When Moss Side residents gathered in 2010 to discuss plans for a local disused Stagecoach bus depot, few would have believed that the meeting would have sparked an idea that led to the areas very own craft cider being established.
The man who dared to dream was graphic designer Dan Hasler, who believed the location would be a great site on which to establish an orchard. Enthused by his plan to plant apple trees and create cider Dan decided “why wait?”. Seeing Manchester as his orchard he began brewing cider on a tiny scale, using a small 20-litre cider press and apple crusher, which he used to make the first batch of Moss Cider, one sunny September afternoon.
Since then the Moss Cider Project has grown and grown at a rapid pace, thanks to a collaboration with ‘The Beast’ – an industrial apple press – and an extra pair of hands from like-minded cider enthusiast Joe. Dan and Joe’s first year of pressing saw 100 litres of cider and juice produced.
Donations from across the Greater Manchester area make the project possible. Generous Manchurians donate abundant apples from trees in their gardens or the many apple trees around the city, saving them from a wasted fate.
The process from pressing to bottling takes around 5 months and each April donators receive a proportion of their donation back in the form cider or juice.
The cider is made using the traditional rack and cloth process producing a clear, sparkling drink that is dry, fresh and sometimes sharp.
Community is where we started
The Moss Cider Project is more than just another trendy craft brand, with cool graphics and socially conscious ethos. It’s beginning to become something of a community tradition, with Moss Cider’s hands-on pressing and labelling events becoming new community traditions. If you’re based in the North West, look out for the projects pop-up bar, the Gardeners Arms, which according to the Moss Cider blog has it’s share of mobile locals.
“Community is important as it’s where we started and we’re still in an odd kind of transition phase where we’re still a bit of a project moving into a fully fledged business, albeit a quasi co-op, because we’re donor based, and we’re fitting it around day-jobs so it’s still kind of hobby territory”.
This said, there is now scope to start training young local people in juice production and marketing. “We’re hopefully doing this in conjunction with local partners who will help fund the missing bits of equipment we need, primarily a pasteuriser. We’ve often hit the obvious stumbling block when it comes to funding because we make alcohol. This hasn’t stopped some local schools getting involved in tree planting but with the new juice side to our bow, we’ll be able to forge even stronger local links.”
The seeds of change
Community hasn’t always been the first word that jump to mind on the mention of Moss Side. The area’s very name evokes memories of riots, gang warfare and gun-crime that, in the past, helped Moss Side gain notoriety. It’s a different story today, memories still linger from Moss Side’s difficult past, but a certain amount of investment has led to more students and young families seeking more affordable homes compared to other Manchester suburbs.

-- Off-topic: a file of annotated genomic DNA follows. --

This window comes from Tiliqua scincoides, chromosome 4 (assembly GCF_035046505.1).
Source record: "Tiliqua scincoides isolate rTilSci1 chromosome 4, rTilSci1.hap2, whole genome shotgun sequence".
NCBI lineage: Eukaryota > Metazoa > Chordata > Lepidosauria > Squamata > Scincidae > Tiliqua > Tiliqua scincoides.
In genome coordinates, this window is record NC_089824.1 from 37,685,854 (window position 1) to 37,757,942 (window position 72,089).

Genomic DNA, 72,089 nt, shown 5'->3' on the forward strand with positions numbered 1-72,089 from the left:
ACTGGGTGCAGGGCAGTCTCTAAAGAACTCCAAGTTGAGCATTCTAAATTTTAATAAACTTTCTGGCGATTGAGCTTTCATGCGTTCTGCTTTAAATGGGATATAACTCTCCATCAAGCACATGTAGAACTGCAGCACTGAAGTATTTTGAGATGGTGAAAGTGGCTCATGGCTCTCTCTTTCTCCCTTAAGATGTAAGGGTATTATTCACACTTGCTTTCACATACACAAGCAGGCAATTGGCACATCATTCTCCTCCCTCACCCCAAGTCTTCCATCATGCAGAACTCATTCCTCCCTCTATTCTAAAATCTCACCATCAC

When a recent Sunday Times article on the project proclaimed “Wasteland cider soothes Manchester’s gangland heart”, it didn’t sit well with Dan, who took to the Moss Cider blog to ask– “Do we really have to still live in the shadow of the area’s past?”
“A big part of what we do promotes the changing face of Moss Side” he wrote. “The diversity of people, the community spirit, the sheer number of local people who work tirelessly on sustainable projects and food production. And who doesn’t love a bit of locally made jerk chicken or fantastic Ethiopian cuisine. Plus, some local shops beat the big names on certain products; so shopping locally is a break from the big four. There’s also an emphasis on regenerating our high street and shops, so Moss Side is attracting new local trade”.
The former bus depot eventually received it’s facelift, opening in Spring 2013, it is now known as Moss Gardens. But its past has not been forgotten, with an old Stagecoach bus being used as a community space. “It’s been converted to have a green-fingered library, kitchen and seating area for meetings. Plus, a local girl is having violin lessons on the bus as she hasn’t got a place to practice at home,” reveals Dan.
Making Manchester a little merrier
Dan couldn’t be happier to see his orchard idea come into fruition, “the council had already donated 13 apple trees and with local help from Heineken’s Royal Brewery in Moss Side, we helped the community plant 25 further cider variety trees. There are even weekly planting events and other opportunities for locals to help. It’s a work in progress but it’s great to hear how the site is being used.”
As Moss Cider grows and its roots sink deeper into the area, the business will no doubt grow stronger. Dan hopes that one day they’ll be in a position to employ local people, but for now the focus is to “plant more trees, make more juice and continue making award-winning cider.”
You can find Moss Cider at the monthly Moss Side Market the first Saturday of every month, pop down and say hi!
Words by Annie Price